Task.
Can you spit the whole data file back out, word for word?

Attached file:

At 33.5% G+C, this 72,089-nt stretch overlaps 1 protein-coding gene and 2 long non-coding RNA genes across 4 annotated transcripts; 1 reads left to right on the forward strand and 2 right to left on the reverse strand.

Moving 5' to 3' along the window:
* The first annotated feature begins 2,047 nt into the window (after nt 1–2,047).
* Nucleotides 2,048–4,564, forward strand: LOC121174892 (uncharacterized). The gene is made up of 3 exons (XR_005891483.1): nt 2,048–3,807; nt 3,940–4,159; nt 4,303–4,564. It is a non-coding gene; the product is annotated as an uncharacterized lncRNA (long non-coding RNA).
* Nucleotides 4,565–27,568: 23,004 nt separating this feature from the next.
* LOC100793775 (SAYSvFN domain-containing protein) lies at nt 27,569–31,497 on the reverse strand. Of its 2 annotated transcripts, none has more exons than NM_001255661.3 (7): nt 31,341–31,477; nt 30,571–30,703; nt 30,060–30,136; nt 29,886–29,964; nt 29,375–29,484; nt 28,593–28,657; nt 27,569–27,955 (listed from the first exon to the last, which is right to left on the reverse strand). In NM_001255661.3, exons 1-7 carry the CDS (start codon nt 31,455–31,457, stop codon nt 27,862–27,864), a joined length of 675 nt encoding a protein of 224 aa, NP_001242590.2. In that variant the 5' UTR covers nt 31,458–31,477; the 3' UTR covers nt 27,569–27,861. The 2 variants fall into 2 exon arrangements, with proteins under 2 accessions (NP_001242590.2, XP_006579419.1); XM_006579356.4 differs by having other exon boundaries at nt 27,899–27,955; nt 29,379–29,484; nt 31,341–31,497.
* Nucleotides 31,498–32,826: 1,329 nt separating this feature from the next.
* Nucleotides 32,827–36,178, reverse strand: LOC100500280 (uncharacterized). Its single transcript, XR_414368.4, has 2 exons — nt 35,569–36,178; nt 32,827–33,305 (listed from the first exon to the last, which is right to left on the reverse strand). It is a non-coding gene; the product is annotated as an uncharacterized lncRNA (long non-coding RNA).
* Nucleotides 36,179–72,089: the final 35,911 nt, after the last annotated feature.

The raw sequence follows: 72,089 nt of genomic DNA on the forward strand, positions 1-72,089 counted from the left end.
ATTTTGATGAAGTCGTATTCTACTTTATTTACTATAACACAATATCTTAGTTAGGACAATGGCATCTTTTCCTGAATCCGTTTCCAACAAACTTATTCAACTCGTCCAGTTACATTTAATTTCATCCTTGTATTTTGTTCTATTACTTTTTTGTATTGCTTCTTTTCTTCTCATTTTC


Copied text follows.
At 33.5% G+C, this 72,089-nt stretch overlaps 1 protein-coding gene and 2 long non-coding RNA genes across 4 annotated transcripts; 1 reads left to right on the forward strand and 2 right to left on the reverse strand.

Moving 5' to 3' along the window:
* The first annotated feature begins 2,047 nt into the window (after nt 1–2,047).
* Nucleotides 2,048–4,564, forward strand: LOC121174892 (uncharacterized). The gene is made up of 3 exons (XR_005891483.1): nt 2,048–3,807; nt 3,940–4,159; nt 4,303–4,564. It is a non-coding gene; the product is annotated as an uncharacterized lncRNA (long non-coding RNA).
* Nucleotides 4,565–27,568: 23,004 nt separating this feature from the next.
* LOC100793775 (SAYSvFN domain-containing protein) lies at nt 27,569–31,497 on the reverse strand. Of its 2 annotated transcripts, none has more exons than NM_001255661.3 (7): nt 31,341–31,477; nt 30,571–30,703; nt 30,060–30,136; nt 29,886–29,964; nt 29,375–29,484; nt 28,593–28,657; nt 27,569–27,955 (listed from the first exon to the last, which is right to left on the reverse strand). In NM_001255661.3, exons 1-7 carry the CDS (start codon nt 31,455–31,457, stop codon nt 27,862–27,864), a joined length of 675 nt encoding a protein of 224 aa, NP_001242590.2. In that variant the 5' UTR covers nt 31,458–31,477; the 3' UTR covers nt 27,569–27,861. The 2 variants fall into 2 exon arrangements, with proteins under 2 accessions (NP_001242590.2, XP_006579419.1); XM_006579356.4 differs by having other exon boundaries at nt 27,899–27,955; nt 29,379–29,484; nt 31,341–31,497.
* Nucleotides 31,498–32,826: 1,329 nt separating this feature from the next.
* Nucleotides 32,827–36,178, reverse strand: LOC100500280 (uncharacterized). Its single transcript, XR_414368.4, has 2 exons — nt 35,569–36,178; nt 32,827–33,305 (listed from the first exon to the last, which is right to left on the reverse strand). It is a non-coding gene; the product is annotated as an uncharacterized lncRNA (long non-coding RNA).
* Nucleotides 36,179–72,089: the final 35,911 nt, after the last annotated feature.

The raw sequence follows: 72,089 nt of genomic DNA on the forward strand, positions 1-72,089 counted from the left end.
ATTTTGATGAAGTCGTATTCTACTTTATTTACTATAACACAATATCTTAGTTAGGACAATGGCATCTTTTCCTGAATCCGTTTCCAACAAACTTATTCAACTCGTCCAGTTACATTTAATTTCATCCTTGTATTTTGTTCTATTACTTTTTTGTATTGCTTCTTTTCTTCTCATTTTC